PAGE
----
Excess cognitive dysfunction has been identified in older adult survivors of COVID-19, compared to other
respiratory infections. SARS-CoV-2 may thus adversely impact the brain beyond what the cases of acute stroke,
etc. suggest. Unrecognized brain effects of SARS-CoV-2 infection may impact current brain functioning and
presage future neurodegeneration and overt neurologic dysfunction. However, absent known baseline
functioning, detection of subclinical effects will be confounded by normal variation between cases and controls.
We will therefore leverage detailed pre-pandemic neurocognitive and imaging assessments to characterize
subclinical effects on brain structure and function among a large cohort of younger patients who experienced
mild or asymptomatic SARS-CoV-2 infection. We will identify 3 groups utilizing detailed serologic analysis and
novel highly specific SARS-CoV-2 T-cell assays to allow confirmation of prior SARS-CoV-2 infection, even in the
setting of COVID-19 vaccination: (1) M ild COVID-19: 35 patients with laboratory confirmed COVID-19 who were
NOT hospitalized; (2) Asymptomatic: 35 with laboratory evidence of SARS-CoV-2 infection, but no history of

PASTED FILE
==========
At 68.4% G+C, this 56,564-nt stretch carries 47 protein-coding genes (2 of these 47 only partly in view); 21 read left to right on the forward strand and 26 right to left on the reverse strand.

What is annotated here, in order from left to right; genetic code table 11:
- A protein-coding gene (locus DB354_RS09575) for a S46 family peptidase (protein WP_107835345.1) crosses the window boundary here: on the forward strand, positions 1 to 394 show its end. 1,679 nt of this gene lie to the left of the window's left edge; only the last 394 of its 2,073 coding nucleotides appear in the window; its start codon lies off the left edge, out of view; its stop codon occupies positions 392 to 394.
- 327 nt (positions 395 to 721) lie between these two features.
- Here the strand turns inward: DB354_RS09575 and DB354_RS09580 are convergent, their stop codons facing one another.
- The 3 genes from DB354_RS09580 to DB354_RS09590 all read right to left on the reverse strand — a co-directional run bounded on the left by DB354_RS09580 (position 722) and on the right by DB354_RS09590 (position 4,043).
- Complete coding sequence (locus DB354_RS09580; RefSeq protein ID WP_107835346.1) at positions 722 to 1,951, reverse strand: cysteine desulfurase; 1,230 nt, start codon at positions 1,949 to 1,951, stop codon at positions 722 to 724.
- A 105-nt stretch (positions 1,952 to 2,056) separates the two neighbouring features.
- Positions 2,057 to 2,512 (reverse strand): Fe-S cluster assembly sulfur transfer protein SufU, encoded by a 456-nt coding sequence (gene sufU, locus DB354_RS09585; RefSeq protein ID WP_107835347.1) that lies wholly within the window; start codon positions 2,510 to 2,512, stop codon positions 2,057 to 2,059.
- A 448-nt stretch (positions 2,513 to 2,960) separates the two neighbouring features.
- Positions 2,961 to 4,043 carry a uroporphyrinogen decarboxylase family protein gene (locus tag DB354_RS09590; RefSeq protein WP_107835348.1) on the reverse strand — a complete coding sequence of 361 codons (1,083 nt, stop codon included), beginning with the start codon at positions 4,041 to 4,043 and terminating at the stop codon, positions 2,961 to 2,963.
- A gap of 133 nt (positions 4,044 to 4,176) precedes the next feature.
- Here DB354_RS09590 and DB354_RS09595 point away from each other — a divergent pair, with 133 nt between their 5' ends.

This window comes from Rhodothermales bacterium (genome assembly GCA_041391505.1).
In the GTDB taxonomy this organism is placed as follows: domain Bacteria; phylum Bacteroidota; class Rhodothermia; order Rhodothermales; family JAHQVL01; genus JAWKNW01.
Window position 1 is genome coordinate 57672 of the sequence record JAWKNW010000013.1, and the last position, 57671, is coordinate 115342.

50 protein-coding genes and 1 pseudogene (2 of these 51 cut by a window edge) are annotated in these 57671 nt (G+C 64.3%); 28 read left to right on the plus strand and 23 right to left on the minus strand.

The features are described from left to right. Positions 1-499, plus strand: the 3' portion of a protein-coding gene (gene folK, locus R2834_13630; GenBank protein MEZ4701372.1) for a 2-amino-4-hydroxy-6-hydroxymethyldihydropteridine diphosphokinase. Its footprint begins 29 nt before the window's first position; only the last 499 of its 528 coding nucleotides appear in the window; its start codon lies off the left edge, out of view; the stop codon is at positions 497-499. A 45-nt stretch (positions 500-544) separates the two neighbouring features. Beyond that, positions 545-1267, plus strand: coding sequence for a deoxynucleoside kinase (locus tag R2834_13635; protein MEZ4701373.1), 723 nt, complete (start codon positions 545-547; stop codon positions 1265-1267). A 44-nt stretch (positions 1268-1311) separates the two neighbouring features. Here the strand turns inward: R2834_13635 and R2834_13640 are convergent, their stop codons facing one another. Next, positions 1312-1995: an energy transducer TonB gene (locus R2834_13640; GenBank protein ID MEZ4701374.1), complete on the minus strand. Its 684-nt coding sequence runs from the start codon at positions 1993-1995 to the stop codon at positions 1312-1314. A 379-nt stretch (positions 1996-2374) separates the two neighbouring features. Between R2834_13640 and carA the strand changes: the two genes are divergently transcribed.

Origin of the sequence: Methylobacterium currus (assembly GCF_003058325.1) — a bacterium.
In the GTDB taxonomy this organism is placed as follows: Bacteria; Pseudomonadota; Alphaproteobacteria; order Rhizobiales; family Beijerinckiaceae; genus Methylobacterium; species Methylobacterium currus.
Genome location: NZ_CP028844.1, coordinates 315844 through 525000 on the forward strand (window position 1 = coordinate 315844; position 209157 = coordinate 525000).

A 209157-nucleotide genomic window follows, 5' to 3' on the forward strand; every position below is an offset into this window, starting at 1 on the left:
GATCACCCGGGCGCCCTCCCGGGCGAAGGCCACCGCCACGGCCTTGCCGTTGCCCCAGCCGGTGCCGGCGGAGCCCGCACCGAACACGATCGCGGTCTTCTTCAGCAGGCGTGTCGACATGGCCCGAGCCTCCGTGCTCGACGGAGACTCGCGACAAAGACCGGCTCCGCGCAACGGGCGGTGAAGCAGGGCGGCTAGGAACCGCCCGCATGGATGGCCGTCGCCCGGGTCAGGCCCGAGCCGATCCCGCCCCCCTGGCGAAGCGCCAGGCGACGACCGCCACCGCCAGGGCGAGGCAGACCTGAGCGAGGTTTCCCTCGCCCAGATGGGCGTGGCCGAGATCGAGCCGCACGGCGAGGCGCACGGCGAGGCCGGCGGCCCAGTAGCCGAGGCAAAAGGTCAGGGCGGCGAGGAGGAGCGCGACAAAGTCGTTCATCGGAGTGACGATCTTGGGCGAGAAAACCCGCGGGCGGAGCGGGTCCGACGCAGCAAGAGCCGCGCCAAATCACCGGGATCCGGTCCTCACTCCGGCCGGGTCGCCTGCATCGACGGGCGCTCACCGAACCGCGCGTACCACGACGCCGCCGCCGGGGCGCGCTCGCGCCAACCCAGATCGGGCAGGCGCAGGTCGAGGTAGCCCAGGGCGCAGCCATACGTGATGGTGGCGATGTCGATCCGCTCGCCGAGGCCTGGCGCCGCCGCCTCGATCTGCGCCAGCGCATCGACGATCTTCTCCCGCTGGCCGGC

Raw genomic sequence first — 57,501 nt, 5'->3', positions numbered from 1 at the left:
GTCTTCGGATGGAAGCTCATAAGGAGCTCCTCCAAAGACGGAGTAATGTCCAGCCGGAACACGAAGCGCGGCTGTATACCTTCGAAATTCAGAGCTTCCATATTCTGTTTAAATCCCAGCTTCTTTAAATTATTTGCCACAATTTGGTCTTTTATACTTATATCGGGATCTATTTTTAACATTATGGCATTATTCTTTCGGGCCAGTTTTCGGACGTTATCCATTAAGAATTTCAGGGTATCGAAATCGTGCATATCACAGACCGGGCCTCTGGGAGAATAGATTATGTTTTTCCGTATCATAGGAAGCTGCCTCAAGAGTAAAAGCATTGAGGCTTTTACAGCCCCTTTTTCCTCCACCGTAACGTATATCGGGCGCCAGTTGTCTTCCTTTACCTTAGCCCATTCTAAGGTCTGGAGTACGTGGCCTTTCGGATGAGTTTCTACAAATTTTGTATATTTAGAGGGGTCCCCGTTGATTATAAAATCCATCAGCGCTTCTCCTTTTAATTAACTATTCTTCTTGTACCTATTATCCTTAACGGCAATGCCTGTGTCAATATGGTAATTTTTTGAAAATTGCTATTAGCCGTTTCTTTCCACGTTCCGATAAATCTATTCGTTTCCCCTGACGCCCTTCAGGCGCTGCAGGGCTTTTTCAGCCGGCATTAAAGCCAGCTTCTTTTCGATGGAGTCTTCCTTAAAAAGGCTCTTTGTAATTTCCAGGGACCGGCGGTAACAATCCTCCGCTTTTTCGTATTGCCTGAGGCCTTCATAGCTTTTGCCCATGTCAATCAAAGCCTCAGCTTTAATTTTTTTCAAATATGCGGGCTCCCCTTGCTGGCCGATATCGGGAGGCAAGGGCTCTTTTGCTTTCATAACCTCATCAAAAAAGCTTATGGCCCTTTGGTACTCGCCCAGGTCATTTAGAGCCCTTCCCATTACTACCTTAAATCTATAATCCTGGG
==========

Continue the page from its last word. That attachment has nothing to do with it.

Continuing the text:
COVID-19 symptoms; and (3) Controls: 70 matched individuals without laboratory or clinical evidence of prior
SARS-CoV-2 infection. All participants were healthy prior to COVID-19, with no comorbid risk factors or brain
imaging abnormality and normal neurocognitive performance. Against this robust quantitative baseline, we will
assess change due to SARS-CoV-2 infection by repeating a suite of neurological assessments, including brain
imaging and assessments of neurocognitive function, mood, anxiety, stress and social isolation due to the
pandemic. In addition to their pre-pandemic baseline, we will assess participants (1) at entry into this proposed
study, (2) 6 months after entry, (3) 18 months after entry and (3) three years after entry, to address the following:
Aim 1 Brain Tissue Effects: Characterize change of macro/microstructure and functional connectivity frompre-
pandemic, among SARS-CoV-2 infected patients and non-infected controls, over three years.
Aim 2 Functional Effects: Assess change in neurocognitive function from pre-pandemic, among SARS-CoV-2
patients, and in non-infected controls, over three years, while accounting for mood, stress and social isolation.
Aim 3 Individual Risk Factors [Exploratory]:Explore whether individual characteristics, such as sex, BMI, SES
and race/ethnicity, modify the associations of SARS-CoV-2 infection with MRI and neurocognitive changes.
Confirming neurological morbidity in mild SARS-CoV-2 will have key implications for screening, care and follow-
up for brain dysfunction among those at risk. Theseproblems would otherwise go unrecognized, despite potential
for long-term, yet-unrecognized morbidity. Our existing sample of previously healthy, young, ethnically diverse
women and men from a high prevalence and high morbidity region, well-characterized prior to the COVID-19
pandemic, uniquely positions us to characterize subclinical brain injury and dysfunction due to SARS-CoV-2.